It's good to get an update on this region, but sadly it seems things haven't gone so well in recent years.  Back in 2005 we had Spain attend the International Cup, and there were efforts to develop another club to play the Madrid Bears.  That seemed to wane but then Catalonia gained momentum and had quite a few 9-a-side teams playing in a regular league, but that seems to have ceased too.

It would seem that the last few years has seen equal doses of ups and downs in Ireland, the UK and Scandinavia, encouraging signs in France and Germany, and mixed news from Eastern Europe.  I wonder if the GFC is the biggest factor in the lack of progress - as I've said before, Australia has for the most part been blissfully unaware of the extreme financial woes in much of the rest of the world.  Unemployment rates (from the last few months):  Australia 5%, Spain 27%, Portugal 16%, Ireland 15%.  A lot of countries are in the 7 - 10% bracket which is seen as a bit grim, let alone 10 - 30%.

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Brett Northey - Co-founder and Chief Editor of WFN
Iberian Snapshot – Spain, Portugal & Catalonia 2013
Authored by: Harley Vague on Wednesday, March 27 2013 @ 06:14 am ACDT

Money, is deffinitely an issue when you consider youth employment is typically twice the adult rate. Youth employment in Spain is a catastrophic 50%. Along with that you have the difficulty in obtaining affordable playing fields and equipment,If you don't have a local league then travel is a significant added problem.

Iberian Snapshot – Spain, Portugal & Catalonia 2013
Authored by: Wesley Hull on Friday, March 29 2013 @ 02:52 am ACDT

It is interesting that the game has lost momentum in the region, but it may not be on the way out. I wrote this article based on the real and tangible information, but there was much between the lines that is promising.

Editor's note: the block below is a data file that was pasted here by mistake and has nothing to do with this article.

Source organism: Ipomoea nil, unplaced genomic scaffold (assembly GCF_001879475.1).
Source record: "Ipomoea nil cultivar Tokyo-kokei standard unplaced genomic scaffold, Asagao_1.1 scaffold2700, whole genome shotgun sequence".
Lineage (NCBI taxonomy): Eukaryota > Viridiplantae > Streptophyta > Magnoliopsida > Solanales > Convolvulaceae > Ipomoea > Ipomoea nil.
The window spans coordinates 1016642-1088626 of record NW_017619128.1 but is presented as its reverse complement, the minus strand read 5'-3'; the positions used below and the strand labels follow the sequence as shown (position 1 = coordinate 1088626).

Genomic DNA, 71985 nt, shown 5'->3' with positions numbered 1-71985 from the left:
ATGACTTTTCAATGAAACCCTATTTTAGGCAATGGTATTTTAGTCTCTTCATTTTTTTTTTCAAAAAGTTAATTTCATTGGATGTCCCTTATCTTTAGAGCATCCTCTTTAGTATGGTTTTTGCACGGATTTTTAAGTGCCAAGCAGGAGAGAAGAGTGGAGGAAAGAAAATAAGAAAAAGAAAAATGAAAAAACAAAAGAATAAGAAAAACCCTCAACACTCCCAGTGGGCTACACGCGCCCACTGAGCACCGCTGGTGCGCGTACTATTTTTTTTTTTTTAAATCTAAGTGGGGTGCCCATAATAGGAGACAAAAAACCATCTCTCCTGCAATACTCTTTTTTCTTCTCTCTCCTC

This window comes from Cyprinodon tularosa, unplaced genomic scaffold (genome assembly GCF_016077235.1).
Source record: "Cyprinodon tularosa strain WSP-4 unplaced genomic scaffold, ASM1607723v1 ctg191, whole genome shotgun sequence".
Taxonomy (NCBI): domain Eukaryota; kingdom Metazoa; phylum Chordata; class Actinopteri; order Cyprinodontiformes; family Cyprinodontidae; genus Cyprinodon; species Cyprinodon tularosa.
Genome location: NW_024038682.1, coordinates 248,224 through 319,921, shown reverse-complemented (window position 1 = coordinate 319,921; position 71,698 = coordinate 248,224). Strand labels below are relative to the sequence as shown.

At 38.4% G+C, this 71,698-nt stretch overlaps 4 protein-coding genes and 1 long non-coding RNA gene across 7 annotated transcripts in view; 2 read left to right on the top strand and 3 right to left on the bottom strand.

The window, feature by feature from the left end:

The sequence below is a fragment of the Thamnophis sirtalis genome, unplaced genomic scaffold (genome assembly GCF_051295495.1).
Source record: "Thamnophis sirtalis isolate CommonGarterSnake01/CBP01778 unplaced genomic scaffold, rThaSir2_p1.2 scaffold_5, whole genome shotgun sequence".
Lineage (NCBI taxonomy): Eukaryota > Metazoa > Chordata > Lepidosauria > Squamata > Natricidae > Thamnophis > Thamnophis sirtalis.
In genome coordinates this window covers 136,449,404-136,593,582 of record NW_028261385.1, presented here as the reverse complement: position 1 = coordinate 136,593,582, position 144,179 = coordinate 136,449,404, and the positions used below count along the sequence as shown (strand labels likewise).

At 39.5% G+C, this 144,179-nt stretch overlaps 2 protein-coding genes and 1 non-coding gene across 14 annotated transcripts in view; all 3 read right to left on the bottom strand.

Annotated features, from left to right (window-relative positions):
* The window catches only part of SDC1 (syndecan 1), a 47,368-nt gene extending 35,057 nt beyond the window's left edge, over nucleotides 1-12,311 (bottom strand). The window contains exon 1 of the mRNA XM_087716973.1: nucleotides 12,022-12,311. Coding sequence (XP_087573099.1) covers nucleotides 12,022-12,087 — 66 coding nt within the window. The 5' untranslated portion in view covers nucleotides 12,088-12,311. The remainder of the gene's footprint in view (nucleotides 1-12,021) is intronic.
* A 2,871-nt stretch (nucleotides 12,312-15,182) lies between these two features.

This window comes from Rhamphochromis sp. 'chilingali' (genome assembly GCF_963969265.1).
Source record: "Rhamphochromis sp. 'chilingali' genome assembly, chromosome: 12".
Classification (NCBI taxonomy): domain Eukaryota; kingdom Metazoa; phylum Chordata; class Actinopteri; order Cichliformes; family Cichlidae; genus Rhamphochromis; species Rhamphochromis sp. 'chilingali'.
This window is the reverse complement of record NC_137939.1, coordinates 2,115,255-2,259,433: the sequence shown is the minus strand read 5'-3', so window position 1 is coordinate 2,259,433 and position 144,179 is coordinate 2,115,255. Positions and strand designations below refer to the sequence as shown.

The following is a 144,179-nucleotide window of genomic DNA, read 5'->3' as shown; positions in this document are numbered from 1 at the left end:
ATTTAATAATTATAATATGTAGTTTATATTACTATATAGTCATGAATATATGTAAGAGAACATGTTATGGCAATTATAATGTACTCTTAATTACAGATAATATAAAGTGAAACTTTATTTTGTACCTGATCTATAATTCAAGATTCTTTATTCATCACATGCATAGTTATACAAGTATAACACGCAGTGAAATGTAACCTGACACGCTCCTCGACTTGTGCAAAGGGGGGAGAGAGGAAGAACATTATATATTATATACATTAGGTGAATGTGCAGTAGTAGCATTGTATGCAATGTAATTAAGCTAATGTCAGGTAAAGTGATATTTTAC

Both Dani in Spain and David in Portugal expressed the desire to "start again" by keeping things simple and kick starting the one-off challenges.Ii won't go into private conversations and the details, but David certainly has a potential "grand plan" lurking in his mind which is both plausible and achievable. It would involve all 4 "nations" (Spain, Portugal, Catalonia, Andorra) and would be like a travelling footy tour.

The ideas have been heard before, but never really enacted, and David certainly shows the passion and research to make it happen. Some of his ideas on introducing the game at school level are also valid and potentially game changing as a new market of future players is developed. All this is a long way off, but might be a better model to follow that the path taken to date.

It is true that employment (or lack of it) has a dominoo effect, causing peoples interests, opportunities and energies to change. But people like Dani and David understand better these challenges in their own countries, and I do believe that if they can turn things around, they will.